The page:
Colorectal Cancer: Screening

  • Jason F. Hall
  • Thomas E. Read


Cancer of the colon and rectum is the second leading cause of cancer-related death in the USA. In 2009, it was estimated that 147,000 Americans will be diagnosed with colorectal cancer and 50,000 will die from this disease.1 Without undergoing screening or preventive action, approximately 1 in every 17 people in this country will develop colorectal cancer at some point in life. There is clear evidence that colorectal adenocarcinoma can be prevented by detecting and removing adenomatous polyps and that detecting early stage cancers reduces mortality from the disease.2–9 Both polyps and early stage cancers are usually asymptomatic; cancers that have grown large enough to cause symptoms have a much worse prognosis. This contrast highlights the need for screening in asymptomatic persons.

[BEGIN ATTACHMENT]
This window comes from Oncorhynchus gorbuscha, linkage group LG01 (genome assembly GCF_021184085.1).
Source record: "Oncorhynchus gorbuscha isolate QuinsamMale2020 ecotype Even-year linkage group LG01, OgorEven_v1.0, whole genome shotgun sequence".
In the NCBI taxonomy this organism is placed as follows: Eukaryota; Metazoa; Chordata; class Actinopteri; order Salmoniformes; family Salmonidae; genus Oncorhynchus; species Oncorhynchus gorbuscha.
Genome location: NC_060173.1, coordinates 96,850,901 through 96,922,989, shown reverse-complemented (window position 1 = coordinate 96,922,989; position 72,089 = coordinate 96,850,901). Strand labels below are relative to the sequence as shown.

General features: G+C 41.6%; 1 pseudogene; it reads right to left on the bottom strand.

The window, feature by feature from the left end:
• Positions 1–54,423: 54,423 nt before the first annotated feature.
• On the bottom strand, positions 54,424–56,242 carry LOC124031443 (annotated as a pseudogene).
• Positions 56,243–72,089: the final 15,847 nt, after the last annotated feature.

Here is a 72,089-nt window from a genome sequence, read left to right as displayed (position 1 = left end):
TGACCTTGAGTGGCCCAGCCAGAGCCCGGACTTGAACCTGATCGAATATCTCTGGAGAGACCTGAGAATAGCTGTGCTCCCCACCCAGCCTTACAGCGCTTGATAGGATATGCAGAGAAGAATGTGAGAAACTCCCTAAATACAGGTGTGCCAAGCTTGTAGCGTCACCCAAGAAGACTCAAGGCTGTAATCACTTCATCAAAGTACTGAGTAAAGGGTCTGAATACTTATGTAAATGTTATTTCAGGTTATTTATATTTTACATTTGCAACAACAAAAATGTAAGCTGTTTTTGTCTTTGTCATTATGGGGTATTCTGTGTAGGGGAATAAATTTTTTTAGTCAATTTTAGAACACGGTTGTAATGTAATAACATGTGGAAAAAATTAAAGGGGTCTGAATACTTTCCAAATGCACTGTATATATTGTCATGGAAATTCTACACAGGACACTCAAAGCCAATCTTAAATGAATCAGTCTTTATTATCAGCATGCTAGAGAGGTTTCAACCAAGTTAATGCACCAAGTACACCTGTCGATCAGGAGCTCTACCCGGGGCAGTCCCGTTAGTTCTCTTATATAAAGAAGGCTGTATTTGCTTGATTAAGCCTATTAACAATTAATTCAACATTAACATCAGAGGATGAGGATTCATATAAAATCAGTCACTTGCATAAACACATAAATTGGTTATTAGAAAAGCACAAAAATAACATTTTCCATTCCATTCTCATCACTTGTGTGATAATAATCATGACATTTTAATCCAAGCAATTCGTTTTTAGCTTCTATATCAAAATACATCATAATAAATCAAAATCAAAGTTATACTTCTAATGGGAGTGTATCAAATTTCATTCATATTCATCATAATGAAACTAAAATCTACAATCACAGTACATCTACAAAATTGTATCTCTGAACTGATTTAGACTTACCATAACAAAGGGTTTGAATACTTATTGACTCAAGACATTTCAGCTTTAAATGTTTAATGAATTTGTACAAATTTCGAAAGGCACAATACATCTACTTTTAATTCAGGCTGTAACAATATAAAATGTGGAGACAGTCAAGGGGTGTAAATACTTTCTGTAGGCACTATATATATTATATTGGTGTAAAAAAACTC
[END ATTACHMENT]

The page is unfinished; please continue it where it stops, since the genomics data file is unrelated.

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Copyright information

© ASCRS (American Society of Colon and Rectal Surgeons) 2011

Authors and Affiliations

  • Jason F. Hall
    • 1
    • 2
  • Thomas E. Read
    • 3
    • 4
  1. 1.Department of Colon and Rectal SurgeryTufts University School of MedicineBostonUSA
  2. 2.Lahey ClinicBurlingtonUSA
  3. 3.Department of Colon and Rectal Surgery, Program Director, Colon and Rectal Surgery ResidencyTufts University School of MedicineBostonUSA
  4. 4.Lahey Clinic Medical CenterBurlingtonUSA

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